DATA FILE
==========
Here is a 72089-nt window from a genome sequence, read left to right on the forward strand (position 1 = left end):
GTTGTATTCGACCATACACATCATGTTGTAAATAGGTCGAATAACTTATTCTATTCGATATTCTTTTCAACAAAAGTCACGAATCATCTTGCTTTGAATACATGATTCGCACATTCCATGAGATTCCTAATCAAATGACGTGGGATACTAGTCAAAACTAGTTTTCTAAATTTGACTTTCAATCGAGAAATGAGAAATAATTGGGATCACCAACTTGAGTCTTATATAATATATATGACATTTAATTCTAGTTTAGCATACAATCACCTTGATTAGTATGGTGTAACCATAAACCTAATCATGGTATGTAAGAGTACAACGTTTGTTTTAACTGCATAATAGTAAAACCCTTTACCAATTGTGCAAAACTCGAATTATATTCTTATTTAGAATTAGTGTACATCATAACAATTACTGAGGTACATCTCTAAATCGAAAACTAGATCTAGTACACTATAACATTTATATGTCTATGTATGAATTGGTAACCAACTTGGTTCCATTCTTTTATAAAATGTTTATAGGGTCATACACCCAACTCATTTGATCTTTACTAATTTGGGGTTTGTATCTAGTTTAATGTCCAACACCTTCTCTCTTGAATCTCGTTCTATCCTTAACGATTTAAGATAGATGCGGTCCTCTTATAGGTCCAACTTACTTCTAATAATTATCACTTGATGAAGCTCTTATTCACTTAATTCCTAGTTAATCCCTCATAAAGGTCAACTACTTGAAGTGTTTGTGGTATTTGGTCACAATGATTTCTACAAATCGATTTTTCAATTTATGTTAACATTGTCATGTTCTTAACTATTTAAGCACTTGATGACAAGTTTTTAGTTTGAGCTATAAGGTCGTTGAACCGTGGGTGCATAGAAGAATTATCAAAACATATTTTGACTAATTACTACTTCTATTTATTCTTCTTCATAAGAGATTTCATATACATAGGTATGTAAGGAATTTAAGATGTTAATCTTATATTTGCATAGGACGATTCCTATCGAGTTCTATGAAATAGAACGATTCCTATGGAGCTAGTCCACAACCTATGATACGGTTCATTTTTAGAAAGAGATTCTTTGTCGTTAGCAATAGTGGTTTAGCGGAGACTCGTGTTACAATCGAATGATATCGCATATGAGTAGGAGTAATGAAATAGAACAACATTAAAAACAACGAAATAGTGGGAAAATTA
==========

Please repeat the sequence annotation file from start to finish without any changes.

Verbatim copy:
Here is a 72089-nt window from a genome sequence, read left to right on the forward strand (position 1 = left end):
GTTGTATTCGACCATACACATCATGTTGTAAATAGGTCGAATAACTTATTCTATTCGATATTCTTTTCAACAAAAGTCACGAATCATCTTGCTTTGAATACATGATTCGCACATTCCATGAGATTCCTAATCAAATGACGTGGGATACTAGTCAAAACTAGTTTTCTAAATTTGACTTTCAATCGAGAAATGAGAAATAATTGGGATCACCAACTTGAGTCTTATATAATATATATGACATTTAATTCTAGTTTAGCATACAATCACCTTGATTAGTATGGTGTAACCATAAACCTAATCATGGTATGTAAGAGTACAACGTTTGTTTTAACTGCATAATAGTAAAACCCTTTACCAATTGTGCAAAACTCGAATTATATTCTTATTTAGAATTAGTGTACATCATAACAATTACTGAGGTACATCTCTAAATCGAAAACTAGATCTAGTACACTATAACATTTATATGTCTATGTATGAATTGGTAACCAACTTGGTTCCATTCTTTTATAAAATGTTTATAGGGTCATACACCCAACTCATTTGATCTTTACTAATTTGGGGTTTGTATCTAGTTTAATGTCCAACACCTTCTCTCTTGAATCTCGTTCTATCCTTAACGATTTAAGATAGATGCGGTCCTCTTATAGGTCCAACTTACTTCTAATAATTATCACTTGATGAAGCTCTTATTCACTTAATTCCTAGTTAATCCCTCATAAAGGTCAACTACTTGAAGTGTTTGTGGTATTTGGTCACAATGATTTCTACAAATCGATTTTTCAATTTATGTTAACATTGTCATGTTCTTAACTATTTAAGCACTTGATGACAAGTTTTTAGTTTGAGCTATAAGGTCGTTGAACCGTGGGTGCATAGAAGAATTATCAAAACATATTTTGACTAATTACTACTTCTATTTATTCTTCTTCATAAGAGATTTCATATACATAGGTATGTAAGGAATTTAAGATGTTAATCTTATATTTGCATAGGACGATTCCTATCGAGTTCTATGAAATAGAACGATTCCTATGGAGCTAGTCCACAACCTATGATACGGTTCATTTTTAGAAAGAGATTCTTTGTCGTTAGCAATAGTGGTTTAGCGGAGACTCGTGTTACAATCGAATGATATCGCATATGAGTAGGAGTAATGAAATAGAACAACATTAAAAACAACGAAATAGTGGGAAAATTA